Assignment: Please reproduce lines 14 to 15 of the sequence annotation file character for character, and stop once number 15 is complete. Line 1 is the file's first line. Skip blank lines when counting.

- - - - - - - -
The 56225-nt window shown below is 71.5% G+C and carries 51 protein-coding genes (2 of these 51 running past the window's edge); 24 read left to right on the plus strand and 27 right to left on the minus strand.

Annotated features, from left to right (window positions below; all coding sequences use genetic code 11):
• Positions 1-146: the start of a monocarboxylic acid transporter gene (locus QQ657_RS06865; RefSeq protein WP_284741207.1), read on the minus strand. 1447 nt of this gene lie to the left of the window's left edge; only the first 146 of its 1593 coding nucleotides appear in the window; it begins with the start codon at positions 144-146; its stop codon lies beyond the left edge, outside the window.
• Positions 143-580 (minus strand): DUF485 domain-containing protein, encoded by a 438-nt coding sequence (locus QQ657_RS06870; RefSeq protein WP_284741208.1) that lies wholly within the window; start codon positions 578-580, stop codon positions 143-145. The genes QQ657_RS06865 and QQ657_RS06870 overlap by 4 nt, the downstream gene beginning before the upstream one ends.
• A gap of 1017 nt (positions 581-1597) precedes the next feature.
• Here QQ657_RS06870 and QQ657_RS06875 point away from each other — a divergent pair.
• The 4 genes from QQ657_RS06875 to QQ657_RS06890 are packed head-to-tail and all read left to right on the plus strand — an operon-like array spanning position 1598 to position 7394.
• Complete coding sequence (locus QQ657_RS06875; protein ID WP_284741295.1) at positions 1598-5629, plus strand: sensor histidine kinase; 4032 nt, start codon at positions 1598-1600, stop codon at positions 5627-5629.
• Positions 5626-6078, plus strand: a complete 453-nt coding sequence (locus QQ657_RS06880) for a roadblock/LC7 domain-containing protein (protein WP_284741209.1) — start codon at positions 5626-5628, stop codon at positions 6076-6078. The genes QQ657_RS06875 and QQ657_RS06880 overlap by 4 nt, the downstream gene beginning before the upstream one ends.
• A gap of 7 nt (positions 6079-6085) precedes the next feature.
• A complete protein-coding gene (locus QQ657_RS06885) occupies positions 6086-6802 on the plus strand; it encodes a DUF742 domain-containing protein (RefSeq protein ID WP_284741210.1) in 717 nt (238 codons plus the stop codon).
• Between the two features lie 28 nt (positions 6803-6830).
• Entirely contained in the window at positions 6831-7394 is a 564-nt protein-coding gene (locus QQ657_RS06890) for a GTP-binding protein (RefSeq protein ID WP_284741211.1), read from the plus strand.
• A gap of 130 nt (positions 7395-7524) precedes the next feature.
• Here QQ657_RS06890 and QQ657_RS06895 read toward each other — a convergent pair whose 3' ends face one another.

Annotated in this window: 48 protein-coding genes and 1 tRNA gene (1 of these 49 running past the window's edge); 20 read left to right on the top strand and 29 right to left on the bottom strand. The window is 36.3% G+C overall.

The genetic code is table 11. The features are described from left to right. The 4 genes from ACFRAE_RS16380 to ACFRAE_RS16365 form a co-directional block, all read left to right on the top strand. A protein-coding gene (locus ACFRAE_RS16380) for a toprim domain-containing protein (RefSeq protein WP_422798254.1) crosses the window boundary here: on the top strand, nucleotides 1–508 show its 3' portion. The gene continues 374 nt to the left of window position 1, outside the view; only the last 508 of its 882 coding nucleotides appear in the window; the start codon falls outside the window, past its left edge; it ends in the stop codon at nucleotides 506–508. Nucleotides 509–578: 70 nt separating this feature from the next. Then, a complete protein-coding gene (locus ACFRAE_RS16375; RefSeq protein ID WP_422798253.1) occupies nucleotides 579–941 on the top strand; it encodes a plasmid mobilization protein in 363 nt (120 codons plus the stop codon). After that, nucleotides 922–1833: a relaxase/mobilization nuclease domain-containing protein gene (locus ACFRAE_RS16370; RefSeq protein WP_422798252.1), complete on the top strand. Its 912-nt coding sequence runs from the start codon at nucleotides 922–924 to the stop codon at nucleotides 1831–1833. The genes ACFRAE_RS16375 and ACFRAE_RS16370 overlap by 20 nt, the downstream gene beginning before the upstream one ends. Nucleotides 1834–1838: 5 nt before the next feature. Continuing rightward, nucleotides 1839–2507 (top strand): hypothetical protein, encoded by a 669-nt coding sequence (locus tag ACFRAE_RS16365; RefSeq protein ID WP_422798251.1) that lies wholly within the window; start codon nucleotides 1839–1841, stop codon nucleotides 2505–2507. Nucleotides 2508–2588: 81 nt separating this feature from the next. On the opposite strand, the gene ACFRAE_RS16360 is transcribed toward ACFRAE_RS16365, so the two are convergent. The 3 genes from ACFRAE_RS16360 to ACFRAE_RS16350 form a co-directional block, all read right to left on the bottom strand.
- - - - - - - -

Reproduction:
• A gap of 130 nt (positions 7395-7524) precedes the next feature.
• Here QQ657_RS06890 and QQ657_RS06895 read toward each other — a convergent pair whose 3' ends face one another.